To close out the session I took images of Jupiter and Saturn, which are low in the southern sky so that we view them through a lot of unsteady air. These aren't great pictures, but they show that the planets are still there, I can still photograph them, and the Great Red Spot is still much smaller than it was when I started observing planets about fifty years ago.


First light

I'm not sure if it's appropriate to use the phrase "first light" when the new equipment is just a mount, not a telescope. But here it is, the first picture taken with the iOptron GEM45 mount.


In the center is the star cluster M29 in Cygnus. At the top, you see red wisps of the Gamma Cygni cloud of nebulosity. And at the lower left, I was surprised to see the little-known nebula Sh2-106 (Sharpless 2-106), above "2020" in the caption. This is an active star-forming region.

The picture is a stack of thirteen 2-minute exposures with an AT65EDQ 6.5-cm f/6.5 telescope and Nikon D5500 (H-alpha modified) camera, autoguided with a separate guidescope. To my delight, the autoguiding went very well; each of the 13 frames was essentially perfectly guided. This mount doesn't have much backlash (3.1 arc-seconds as measured by PHD2). Admittedly, I had it carrying a relatively lightweight setup; we'll see how it does with the 8-inch telescope soon. If it doesn't carry the 8-inch well, I'll start saving up for its big brother, the CEM70.

For autoguiding aficionados, here's a guiding graph. The precision achieved, 1.0 arc-seconds, was limited, I think, by atmospheric steadiness, not the equipment. And I had made little effort to tune the guiding algorithm. Some periodic error is visible in R.A., so I should switch to the algorithm in PHD2 that measures periodic error and corrects for it.



Why it's not the bandwagon fallacy

About controversial medical matters such as COVID, I keep advising people to follow the bulk of experts, and distrust experts who don't agree with many of their colleagues. The dissenters are appreciably less likely to be right.

But isn't this the bandwagon fallacy? We normally caution people not to "jump on bandwagons," not to adopt opinions just because they're popular. When a foolish idea sweeps through a crowd, you don't want to be caught up in it.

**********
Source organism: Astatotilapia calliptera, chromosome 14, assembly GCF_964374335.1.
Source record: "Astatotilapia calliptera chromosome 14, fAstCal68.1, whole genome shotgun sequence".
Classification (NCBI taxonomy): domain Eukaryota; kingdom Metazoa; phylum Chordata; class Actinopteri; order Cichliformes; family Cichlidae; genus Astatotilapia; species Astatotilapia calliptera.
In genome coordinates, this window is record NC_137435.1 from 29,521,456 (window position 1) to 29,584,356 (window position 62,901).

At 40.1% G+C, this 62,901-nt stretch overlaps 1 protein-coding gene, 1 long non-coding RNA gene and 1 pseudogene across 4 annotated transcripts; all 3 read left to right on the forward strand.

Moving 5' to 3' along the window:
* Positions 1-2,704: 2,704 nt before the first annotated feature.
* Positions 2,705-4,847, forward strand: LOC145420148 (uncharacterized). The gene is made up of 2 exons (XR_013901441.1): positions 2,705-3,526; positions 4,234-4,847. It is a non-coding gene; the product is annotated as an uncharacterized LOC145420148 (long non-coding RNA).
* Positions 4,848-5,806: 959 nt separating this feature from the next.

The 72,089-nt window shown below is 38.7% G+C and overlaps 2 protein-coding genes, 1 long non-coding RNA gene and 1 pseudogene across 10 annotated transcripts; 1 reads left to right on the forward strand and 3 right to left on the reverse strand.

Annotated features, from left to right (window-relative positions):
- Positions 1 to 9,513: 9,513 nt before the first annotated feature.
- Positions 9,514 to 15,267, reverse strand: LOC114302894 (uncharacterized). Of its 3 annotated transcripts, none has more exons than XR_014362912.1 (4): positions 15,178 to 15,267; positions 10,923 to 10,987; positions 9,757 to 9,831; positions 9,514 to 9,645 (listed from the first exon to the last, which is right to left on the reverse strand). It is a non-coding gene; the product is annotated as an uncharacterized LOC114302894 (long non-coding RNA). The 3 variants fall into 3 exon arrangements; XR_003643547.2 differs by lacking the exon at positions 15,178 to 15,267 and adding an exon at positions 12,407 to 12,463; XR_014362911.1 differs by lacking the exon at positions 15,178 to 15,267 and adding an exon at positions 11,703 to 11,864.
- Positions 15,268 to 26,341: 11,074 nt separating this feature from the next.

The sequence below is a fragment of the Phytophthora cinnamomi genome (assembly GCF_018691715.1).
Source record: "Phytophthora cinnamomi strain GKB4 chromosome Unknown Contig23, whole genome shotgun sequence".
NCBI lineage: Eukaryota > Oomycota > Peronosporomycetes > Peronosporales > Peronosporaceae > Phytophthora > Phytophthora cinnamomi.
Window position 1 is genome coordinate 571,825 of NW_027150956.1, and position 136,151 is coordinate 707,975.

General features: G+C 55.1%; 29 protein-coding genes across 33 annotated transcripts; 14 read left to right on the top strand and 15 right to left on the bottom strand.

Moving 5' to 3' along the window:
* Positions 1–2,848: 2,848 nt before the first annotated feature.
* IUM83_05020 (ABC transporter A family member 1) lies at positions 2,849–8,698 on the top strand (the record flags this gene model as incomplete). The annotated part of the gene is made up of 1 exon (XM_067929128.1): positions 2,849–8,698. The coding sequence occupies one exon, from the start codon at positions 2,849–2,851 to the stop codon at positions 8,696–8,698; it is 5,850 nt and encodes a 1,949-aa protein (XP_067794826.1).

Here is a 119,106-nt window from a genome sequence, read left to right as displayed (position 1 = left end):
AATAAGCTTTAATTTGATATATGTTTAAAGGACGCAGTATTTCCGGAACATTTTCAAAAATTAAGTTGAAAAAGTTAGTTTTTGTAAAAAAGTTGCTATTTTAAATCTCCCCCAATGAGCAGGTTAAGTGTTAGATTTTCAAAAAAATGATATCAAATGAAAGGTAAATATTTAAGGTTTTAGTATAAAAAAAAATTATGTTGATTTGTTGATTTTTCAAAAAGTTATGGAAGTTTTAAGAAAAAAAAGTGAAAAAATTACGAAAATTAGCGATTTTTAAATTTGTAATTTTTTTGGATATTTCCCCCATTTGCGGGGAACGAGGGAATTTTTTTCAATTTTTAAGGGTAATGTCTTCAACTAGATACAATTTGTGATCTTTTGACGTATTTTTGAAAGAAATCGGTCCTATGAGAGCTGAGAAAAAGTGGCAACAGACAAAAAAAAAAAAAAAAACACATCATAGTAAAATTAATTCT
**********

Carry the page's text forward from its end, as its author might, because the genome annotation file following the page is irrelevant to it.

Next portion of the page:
No, it's not the bandwagon fallacy, because the community of experts is not a bandwagon.

More precisely, the community of experts is not a crowd of laypeople following the most popular opinion. They're experts. They're constantly presenting facts and logic to each other and evaluating what they see. Unlike you and me, virus experts can actually judge the evidence that their colleagues present to them.

It's almost like a basketball tournament. To find out which is the best team there, don't take an opinion poll; just let them play the tournament and see who wins. Likewise, to find the best theories, let a lot of experts examine the evidence, and see which theories win out.


Three tips for getting reliable information — no, four

COVID continues to be bitterly controversial, and as various theories and claims are passed around, I have three pieces of advice for the reading public — no, four.

Tip #1: Claims aren't true just because they cite sources or bibliographies.

It is always better to cite sources than not to. But sources need to be checked out. Are the sources good? Do they actually say what the author claims? And are they cherry-picked to leave something out? What else ought to be there and isn't?

I've seen quacks try to impress people with citations of prestigious medical journals while counting on you not to actually look them up.